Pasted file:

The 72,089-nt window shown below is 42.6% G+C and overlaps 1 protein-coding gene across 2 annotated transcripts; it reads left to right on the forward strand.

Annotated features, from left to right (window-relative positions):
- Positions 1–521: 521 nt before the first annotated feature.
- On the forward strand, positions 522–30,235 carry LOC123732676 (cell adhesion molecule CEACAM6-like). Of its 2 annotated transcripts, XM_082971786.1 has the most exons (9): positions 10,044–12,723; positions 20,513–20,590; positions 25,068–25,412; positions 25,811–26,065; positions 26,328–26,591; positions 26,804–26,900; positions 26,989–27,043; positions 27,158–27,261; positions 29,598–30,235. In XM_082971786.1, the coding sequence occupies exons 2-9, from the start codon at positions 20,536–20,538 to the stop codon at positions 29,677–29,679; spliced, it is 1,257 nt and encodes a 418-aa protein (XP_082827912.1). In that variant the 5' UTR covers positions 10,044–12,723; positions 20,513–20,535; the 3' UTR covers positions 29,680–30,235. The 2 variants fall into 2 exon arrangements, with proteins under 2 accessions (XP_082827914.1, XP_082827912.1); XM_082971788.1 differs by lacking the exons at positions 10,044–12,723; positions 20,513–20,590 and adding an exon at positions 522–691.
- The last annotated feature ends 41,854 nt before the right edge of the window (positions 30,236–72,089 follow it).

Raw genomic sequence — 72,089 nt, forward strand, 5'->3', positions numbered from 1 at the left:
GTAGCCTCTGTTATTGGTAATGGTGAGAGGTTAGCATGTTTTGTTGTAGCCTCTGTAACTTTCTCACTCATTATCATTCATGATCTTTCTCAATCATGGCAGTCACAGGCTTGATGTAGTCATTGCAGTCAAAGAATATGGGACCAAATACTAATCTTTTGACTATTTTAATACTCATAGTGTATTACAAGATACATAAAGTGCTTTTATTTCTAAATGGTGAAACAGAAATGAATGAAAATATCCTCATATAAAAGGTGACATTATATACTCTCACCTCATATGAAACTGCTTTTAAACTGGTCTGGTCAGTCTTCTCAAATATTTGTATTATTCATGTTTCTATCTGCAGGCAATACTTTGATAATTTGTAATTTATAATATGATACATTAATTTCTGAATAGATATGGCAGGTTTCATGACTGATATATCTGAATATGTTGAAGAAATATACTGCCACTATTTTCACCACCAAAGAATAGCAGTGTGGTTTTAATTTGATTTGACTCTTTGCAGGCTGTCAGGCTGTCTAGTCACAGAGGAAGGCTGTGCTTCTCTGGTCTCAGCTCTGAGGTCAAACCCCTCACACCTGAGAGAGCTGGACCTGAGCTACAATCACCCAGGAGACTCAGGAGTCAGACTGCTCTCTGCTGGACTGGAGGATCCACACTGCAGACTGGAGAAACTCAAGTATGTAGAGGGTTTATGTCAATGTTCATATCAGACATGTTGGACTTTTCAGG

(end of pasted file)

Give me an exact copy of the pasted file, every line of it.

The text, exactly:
The 72,089-nt window shown below is 42.6% G+C and overlaps 1 protein-coding gene across 2 annotated transcripts; it reads left to right on the forward strand.

Annotated features, from left to right (window-relative positions):
- Positions 1–521: 521 nt before the first annotated feature.
- On the forward strand, positions 522–30,235 carry LOC123732676 (cell adhesion molecule CEACAM6-like). Of its 2 annotated transcripts, XM_082971786.1 has the most exons (9): positions 10,044–12,723; positions 20,513–20,590; positions 25,068–25,412; positions 25,811–26,065; positions 26,328–26,591; positions 26,804–26,900; positions 26,989–27,043; positions 27,158–27,261; positions 29,598–30,235. In XM_082971786.1, the coding sequence occupies exons 2-9, from the start codon at positions 20,536–20,538 to the stop codon at positions 29,677–29,679; spliced, it is 1,257 nt and encodes a 418-aa protein (XP_082827912.1). In that variant the 5' UTR covers positions 10,044–12,723; positions 20,513–20,535; the 3' UTR covers positions 29,680–30,235. The 2 variants fall into 2 exon arrangements, with proteins under 2 accessions (XP_082827914.1, XP_082827912.1); XM_082971788.1 differs by lacking the exons at positions 10,044–12,723; positions 20,513–20,590 and adding an exon at positions 522–691.
- The last annotated feature ends 41,854 nt before the right edge of the window (positions 30,236–72,089 follow it).

Raw genomic sequence — 72,089 nt, forward strand, 5'->3', positions numbered from 1 at the left:
GTAGCCTCTGTTATTGGTAATGGTGAGAGGTTAGCATGTTTTGTTGTAGCCTCTGTAACTTTCTCACTCATTATCATTCATGATCTTTCTCAATCATGGCAGTCACAGGCTTGATGTAGTCATTGCAGTCAAAGAATATGGGACCAAATACTAATCTTTTGACTATTTTAATACTCATAGTGTATTACAAGATACATAAAGTGCTTTTATTTCTAAATGGTGAAACAGAAATGAATGAAAATATCCTCATATAAAAGGTGACATTATATACTCTCACCTCATATGAAACTGCTTTTAAACTGGTCTGGTCAGTCTTCTCAAATATTTGTATTATTCATGTTTCTATCTGCAGGCAATACTTTGATAATTTGTAATTTATAATATGATACATTAATTTCTGAATAGATATGGCAGGTTTCATGACTGATATATCTGAATATGTTGAAGAAATATACTGCCACTATTTTCACCACCAAAGAATAGCAGTGTGGTTTTAATTTGATTTGACTCTTTGCAGGCTGTCAGGCTGTCTAGTCACAGAGGAAGGCTGTGCTTCTCTGGTCTCAGCTCTGAGGTCAAACCCCTCACACCTGAGAGAGCTGGACCTGAGCTACAATCACCCAGGAGACTCAGGAGTCAGACTGCTCTCTGCTGGACTGGAGGATCCACACTGCAGACTGGAGAAACTCAAGTATGTAGAGGGTTTATGTCAATGTTCATATCAGACATGTTGGACTTTTCAGG